Community leaders called for an “all hands on deck” approach Tuesday to an outbreak of HIV and syphilis in Milwaukee. The Milwaukee Health Department says more than 120 people, including some high school students, have been affected. 

Nearly two dozen community leaders packed into a room at Milwaukee City Hall to offer solutions.

Eventually it happens to everyone. As we age, even if we're healthy, the heart becomes less flexible, more stiff and just isn't as efficient in processing oxygen as it used to be. In most people the first signs show up in the 50s or early 60s. And among people who don't exercise, the underlying changes can start even sooner.

dekdoyjaidee / Fotolia

WUWM has previously reported on the issue of doctor shortages, especially in already underserved areas.  Many efforts are underway to attract new doctors to practice in these places - efforts like UW’s TRIUMPH program.

READ: UW-Madison Program Places Med Students in Milwaukee's Underserved Communities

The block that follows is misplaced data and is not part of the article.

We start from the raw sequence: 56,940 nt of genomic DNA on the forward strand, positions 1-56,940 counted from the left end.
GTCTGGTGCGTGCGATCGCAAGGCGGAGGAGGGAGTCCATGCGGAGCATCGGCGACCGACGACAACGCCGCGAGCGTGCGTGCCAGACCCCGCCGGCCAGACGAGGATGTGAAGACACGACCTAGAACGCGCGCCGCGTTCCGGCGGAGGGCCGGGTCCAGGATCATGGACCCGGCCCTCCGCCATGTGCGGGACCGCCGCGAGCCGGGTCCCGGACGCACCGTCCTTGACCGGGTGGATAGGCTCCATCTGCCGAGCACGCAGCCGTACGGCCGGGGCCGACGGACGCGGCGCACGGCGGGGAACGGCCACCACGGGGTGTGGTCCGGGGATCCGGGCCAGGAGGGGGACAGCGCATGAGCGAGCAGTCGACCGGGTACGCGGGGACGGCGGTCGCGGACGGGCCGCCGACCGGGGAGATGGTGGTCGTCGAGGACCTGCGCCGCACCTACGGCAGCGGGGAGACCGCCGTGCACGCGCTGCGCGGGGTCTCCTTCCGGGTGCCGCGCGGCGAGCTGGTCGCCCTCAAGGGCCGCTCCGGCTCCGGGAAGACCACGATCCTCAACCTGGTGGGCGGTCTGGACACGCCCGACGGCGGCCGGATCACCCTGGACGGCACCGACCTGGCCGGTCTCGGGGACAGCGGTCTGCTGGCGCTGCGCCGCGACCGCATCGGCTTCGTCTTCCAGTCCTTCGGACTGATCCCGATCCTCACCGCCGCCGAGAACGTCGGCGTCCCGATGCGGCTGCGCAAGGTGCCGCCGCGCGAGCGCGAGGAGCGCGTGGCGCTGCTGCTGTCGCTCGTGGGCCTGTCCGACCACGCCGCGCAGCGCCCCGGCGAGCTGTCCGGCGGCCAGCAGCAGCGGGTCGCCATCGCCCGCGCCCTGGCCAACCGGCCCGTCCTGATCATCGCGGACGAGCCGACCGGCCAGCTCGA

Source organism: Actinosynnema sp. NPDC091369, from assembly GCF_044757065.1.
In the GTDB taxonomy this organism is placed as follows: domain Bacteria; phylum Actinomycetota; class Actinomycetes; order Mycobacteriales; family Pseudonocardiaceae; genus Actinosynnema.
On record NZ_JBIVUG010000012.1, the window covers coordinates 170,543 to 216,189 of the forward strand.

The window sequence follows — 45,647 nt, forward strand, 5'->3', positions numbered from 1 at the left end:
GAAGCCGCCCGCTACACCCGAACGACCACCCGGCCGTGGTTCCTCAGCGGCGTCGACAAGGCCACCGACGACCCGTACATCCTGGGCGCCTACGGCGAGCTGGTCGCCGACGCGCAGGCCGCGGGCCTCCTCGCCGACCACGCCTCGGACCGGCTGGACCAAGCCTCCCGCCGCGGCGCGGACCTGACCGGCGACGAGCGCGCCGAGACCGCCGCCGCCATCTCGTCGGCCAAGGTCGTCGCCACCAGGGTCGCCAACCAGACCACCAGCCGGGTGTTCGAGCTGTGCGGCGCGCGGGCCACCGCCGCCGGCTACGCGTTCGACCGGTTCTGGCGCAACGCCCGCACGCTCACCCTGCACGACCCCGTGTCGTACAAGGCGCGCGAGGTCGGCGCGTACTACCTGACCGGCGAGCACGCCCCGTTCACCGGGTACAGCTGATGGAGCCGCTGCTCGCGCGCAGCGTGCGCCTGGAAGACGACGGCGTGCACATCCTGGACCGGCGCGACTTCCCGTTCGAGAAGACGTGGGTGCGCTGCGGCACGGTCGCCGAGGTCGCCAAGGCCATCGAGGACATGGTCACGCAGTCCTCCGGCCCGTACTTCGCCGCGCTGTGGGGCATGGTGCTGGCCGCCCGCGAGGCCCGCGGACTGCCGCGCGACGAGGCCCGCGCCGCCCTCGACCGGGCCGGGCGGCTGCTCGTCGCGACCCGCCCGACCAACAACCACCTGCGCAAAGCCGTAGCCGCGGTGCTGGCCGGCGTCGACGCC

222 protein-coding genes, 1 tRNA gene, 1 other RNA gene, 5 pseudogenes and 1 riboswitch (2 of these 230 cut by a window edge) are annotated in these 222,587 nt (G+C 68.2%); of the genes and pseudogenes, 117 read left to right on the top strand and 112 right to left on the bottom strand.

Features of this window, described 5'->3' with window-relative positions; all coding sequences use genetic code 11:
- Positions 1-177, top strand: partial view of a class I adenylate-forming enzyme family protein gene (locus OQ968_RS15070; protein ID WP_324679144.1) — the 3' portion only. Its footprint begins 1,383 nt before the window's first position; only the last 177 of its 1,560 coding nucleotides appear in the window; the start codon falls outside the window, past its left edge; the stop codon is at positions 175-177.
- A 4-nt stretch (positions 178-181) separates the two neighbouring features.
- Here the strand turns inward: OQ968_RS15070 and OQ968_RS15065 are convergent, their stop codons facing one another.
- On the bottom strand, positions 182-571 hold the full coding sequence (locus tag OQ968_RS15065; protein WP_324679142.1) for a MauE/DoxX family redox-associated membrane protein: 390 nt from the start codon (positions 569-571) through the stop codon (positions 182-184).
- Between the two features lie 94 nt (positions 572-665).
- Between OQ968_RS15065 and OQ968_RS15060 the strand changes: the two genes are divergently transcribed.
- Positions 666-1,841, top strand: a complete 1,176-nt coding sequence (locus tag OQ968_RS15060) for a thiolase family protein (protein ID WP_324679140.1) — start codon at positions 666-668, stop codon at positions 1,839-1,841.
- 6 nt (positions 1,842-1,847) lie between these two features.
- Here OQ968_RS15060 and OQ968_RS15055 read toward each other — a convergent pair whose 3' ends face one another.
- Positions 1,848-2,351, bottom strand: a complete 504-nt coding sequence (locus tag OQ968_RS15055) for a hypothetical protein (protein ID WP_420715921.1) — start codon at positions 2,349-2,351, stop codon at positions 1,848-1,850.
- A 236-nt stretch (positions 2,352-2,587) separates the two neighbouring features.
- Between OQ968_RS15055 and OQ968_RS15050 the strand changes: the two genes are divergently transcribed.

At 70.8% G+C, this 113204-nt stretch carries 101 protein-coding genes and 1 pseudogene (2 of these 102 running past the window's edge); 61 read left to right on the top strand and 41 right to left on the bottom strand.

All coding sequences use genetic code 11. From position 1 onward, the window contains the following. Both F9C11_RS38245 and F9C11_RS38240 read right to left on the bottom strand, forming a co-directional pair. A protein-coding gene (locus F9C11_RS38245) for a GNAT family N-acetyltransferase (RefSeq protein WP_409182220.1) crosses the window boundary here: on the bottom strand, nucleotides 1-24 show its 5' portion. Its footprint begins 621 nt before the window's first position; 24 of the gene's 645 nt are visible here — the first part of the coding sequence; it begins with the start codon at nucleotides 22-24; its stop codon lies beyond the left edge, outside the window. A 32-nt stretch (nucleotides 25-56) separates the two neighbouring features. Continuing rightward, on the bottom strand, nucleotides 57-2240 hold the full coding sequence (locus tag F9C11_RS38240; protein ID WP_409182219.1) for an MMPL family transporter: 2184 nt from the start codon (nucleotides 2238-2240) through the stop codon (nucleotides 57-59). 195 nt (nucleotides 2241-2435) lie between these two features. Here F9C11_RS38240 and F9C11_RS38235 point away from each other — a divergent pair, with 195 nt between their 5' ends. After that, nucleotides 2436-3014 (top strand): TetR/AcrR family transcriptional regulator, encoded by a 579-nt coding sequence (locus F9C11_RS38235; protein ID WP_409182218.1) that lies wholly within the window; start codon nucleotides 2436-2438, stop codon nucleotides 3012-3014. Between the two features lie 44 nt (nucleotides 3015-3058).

Mike Licht / Flickr

There are more than two decades worth of local restaurant inspection reports on the City of Milwaukee’s Health Department website. So if you want to know how your favorite eatery stacks up, you can look them up, see how they’ve done with health inspections in the past, and see the kinds of violations, if any, they’ve received. But the reports can be confusing and are full of jargon that’s generally unfamiliar to those of us who aren’t health inspectors.

Katie Watson

Professor Katie Watson is a classic polymath - a case of “How many hats can one person wear well?”  She’s a lawyer - having clerked in the federal judiciary and practiced public interest law; she’s an ethicist who has completed fellowships in clinical medical ethics and medical humanities; and… she’s also an adjunct faculty member at Chicago’s Second City theater’s comedy training center.